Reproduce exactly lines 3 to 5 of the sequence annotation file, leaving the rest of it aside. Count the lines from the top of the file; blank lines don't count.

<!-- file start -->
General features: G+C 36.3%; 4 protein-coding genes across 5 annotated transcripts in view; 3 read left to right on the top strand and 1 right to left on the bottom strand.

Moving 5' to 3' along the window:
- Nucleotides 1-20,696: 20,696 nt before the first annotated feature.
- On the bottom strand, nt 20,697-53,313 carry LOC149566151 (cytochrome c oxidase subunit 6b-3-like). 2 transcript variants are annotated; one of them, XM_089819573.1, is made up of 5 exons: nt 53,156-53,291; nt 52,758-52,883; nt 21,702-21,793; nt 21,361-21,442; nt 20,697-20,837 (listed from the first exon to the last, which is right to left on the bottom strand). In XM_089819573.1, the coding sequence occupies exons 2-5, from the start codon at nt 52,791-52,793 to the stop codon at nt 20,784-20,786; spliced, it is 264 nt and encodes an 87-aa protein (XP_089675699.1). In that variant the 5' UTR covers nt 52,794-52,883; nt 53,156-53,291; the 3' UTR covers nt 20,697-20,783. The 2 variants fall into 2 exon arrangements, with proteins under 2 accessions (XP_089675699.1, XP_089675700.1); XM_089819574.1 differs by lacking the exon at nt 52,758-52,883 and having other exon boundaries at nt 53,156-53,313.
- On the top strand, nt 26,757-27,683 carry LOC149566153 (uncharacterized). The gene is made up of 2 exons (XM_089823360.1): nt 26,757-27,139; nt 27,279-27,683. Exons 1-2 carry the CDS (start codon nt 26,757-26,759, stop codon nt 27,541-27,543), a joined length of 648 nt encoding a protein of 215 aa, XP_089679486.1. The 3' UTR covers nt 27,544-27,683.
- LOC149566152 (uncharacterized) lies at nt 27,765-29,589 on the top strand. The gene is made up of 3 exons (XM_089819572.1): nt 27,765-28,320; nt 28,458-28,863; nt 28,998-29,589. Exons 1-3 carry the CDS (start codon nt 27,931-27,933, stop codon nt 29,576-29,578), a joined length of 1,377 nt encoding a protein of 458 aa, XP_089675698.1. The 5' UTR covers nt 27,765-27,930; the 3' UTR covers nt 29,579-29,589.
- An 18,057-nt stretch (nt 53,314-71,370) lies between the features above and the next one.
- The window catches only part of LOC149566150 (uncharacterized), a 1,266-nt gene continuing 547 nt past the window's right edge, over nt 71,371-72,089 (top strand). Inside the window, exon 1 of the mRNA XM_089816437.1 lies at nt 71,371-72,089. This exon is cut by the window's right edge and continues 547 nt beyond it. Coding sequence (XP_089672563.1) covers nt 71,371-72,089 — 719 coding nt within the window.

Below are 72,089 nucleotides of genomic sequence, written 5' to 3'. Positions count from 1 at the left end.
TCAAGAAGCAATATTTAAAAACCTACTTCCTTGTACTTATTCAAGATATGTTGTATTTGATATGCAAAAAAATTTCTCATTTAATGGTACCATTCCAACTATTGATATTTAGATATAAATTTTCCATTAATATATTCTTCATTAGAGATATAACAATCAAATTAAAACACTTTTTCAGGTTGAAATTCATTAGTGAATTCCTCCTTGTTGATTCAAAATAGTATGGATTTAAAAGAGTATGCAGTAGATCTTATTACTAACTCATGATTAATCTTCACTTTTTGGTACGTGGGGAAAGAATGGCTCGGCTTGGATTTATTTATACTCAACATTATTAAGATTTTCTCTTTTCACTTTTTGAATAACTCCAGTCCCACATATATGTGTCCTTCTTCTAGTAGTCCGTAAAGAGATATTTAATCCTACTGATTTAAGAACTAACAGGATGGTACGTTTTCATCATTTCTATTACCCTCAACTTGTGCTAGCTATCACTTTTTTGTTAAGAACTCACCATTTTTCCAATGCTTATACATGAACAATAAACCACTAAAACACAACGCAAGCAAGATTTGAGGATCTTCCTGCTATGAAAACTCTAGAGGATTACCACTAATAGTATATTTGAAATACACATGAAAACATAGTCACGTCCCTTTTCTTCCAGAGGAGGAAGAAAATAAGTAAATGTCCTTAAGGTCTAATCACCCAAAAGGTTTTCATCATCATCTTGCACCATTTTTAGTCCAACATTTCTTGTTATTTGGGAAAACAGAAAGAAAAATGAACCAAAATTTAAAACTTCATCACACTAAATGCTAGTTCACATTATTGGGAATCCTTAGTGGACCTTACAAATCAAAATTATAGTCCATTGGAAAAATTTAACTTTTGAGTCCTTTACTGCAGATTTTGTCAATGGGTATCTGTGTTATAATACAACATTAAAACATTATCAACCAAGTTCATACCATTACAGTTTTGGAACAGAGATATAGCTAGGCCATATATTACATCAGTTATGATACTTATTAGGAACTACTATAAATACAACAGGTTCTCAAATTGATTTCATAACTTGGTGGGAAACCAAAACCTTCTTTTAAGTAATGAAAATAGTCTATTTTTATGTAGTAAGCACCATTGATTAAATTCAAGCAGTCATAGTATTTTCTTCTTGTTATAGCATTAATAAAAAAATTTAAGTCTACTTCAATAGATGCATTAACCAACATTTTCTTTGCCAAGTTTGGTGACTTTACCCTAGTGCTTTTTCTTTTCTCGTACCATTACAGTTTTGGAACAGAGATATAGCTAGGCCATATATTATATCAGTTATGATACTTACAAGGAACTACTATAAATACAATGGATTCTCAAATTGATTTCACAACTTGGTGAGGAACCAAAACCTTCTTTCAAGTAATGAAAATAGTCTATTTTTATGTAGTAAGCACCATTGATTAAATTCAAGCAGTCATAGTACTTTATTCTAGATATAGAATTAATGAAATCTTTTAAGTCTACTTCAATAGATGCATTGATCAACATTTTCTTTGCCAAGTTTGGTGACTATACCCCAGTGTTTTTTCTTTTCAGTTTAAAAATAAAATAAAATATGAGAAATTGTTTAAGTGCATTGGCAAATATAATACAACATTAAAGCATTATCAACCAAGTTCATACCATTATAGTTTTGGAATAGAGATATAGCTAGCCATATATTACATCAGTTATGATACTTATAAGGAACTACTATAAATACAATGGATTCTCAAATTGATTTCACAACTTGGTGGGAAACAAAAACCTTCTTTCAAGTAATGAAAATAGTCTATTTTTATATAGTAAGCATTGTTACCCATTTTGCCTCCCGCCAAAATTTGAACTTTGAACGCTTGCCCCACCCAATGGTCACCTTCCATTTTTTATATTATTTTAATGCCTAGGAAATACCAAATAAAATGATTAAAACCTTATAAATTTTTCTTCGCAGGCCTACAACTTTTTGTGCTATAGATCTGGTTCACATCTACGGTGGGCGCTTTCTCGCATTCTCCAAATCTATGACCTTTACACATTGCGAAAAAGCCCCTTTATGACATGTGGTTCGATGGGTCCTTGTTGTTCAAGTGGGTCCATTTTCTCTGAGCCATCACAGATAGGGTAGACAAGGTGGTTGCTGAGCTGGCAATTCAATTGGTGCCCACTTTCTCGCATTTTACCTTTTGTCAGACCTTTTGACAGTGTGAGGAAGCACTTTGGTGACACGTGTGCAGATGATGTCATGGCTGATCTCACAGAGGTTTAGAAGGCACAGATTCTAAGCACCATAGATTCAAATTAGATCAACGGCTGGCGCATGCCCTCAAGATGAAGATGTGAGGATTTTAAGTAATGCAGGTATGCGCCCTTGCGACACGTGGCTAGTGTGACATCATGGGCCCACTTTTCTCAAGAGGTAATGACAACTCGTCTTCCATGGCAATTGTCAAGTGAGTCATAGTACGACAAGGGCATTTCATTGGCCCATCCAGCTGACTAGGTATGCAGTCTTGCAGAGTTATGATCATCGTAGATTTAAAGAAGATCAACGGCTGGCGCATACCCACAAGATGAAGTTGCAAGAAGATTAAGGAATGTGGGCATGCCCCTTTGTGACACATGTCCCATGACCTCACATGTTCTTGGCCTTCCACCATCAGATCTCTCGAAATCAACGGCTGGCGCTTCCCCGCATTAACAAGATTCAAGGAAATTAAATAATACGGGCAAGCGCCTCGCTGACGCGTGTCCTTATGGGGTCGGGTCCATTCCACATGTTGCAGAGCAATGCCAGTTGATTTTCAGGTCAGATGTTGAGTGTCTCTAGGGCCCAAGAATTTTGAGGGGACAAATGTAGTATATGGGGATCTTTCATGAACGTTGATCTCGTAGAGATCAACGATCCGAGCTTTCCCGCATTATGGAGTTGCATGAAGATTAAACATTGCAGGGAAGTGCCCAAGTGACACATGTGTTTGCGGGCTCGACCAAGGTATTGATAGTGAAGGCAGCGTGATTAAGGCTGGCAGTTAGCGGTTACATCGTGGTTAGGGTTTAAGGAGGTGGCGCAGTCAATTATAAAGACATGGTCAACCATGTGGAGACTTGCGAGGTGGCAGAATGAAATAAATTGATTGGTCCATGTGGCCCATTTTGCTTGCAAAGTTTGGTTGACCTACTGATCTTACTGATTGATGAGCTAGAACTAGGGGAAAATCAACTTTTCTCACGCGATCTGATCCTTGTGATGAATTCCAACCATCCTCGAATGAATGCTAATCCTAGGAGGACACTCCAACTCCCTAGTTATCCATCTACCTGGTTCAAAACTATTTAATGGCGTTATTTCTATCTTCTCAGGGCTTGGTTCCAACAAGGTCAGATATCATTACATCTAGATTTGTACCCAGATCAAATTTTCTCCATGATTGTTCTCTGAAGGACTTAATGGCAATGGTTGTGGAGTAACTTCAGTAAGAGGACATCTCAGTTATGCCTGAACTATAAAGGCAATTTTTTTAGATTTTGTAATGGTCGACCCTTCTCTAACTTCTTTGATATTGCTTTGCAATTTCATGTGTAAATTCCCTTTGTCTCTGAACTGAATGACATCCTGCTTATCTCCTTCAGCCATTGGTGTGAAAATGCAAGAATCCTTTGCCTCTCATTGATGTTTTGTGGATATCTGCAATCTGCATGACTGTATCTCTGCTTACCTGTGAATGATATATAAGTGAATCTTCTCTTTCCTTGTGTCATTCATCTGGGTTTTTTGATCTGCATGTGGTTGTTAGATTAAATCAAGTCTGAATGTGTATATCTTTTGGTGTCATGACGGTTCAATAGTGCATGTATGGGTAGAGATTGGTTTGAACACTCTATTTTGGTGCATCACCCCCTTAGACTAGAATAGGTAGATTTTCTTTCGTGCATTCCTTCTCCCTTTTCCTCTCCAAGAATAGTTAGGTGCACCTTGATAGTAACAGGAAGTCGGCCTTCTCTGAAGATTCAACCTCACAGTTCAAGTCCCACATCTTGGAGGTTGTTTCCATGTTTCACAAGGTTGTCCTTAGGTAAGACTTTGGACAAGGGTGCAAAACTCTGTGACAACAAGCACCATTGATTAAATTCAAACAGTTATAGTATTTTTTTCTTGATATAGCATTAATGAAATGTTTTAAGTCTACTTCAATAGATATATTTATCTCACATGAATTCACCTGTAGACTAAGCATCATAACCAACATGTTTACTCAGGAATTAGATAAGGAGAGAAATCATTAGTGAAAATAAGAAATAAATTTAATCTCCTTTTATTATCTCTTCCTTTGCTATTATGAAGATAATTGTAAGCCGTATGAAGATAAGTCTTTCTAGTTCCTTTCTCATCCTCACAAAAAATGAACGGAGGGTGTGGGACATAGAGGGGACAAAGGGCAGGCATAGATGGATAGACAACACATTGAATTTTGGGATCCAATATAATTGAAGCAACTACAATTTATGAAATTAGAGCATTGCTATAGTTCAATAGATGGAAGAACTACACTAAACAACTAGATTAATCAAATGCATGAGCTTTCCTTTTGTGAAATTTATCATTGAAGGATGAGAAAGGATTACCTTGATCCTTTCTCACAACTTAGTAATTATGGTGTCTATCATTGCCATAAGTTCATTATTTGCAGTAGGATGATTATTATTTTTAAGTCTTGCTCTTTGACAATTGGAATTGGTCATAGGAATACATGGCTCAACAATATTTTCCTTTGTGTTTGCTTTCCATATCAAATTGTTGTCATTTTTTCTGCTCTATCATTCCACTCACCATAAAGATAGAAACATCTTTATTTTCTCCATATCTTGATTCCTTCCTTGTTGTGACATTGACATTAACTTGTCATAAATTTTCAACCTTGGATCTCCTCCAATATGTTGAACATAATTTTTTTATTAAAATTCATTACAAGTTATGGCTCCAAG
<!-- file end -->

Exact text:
- Nucleotides 1-20,696: 20,696 nt before the first annotated feature.
- On the bottom strand, nt 20,697-53,313 carry LOC149566151 (cytochrome c oxidase subunit 6b-3-like). 2 transcript variants are annotated; one of them, XM_089819573.1, is made up of 5 exons: nt 53,156-53,291; nt 52,758-52,883; nt 21,702-21,793; nt 21,361-21,442; nt 20,697-20,837 (listed from the first exon to the last, which is right to left on the bottom strand). In XM_089819573.1, the coding sequence occupies exons 2-5, from the start codon at nt 52,791-52,793 to the stop codon at nt 20,784-20,786; spliced, it is 264 nt and encodes an 87-aa protein (XP_089675699.1). In that variant the 5' UTR covers nt 52,794-52,883; nt 53,156-53,291; the 3' UTR covers nt 20,697-20,783. The 2 variants fall into 2 exon arrangements, with proteins under 2 accessions (XP_089675699.1, XP_089675700.1); XM_089819574.1 differs by lacking the exon at nt 52,758-52,883 and having other exon boundaries at nt 53,156-53,313.
- On the top strand, nt 26,757-27,683 carry LOC149566153 (uncharacterized). The gene is made up of 2 exons (XM_089823360.1): nt 26,757-27,139; nt 27,279-27,683. Exons 1-2 carry the CDS (start codon nt 26,757-26,759, stop codon nt 27,541-27,543), a joined length of 648 nt encoding a protein of 215 aa, XP_089679486.1. The 3' UTR covers nt 27,544-27,683.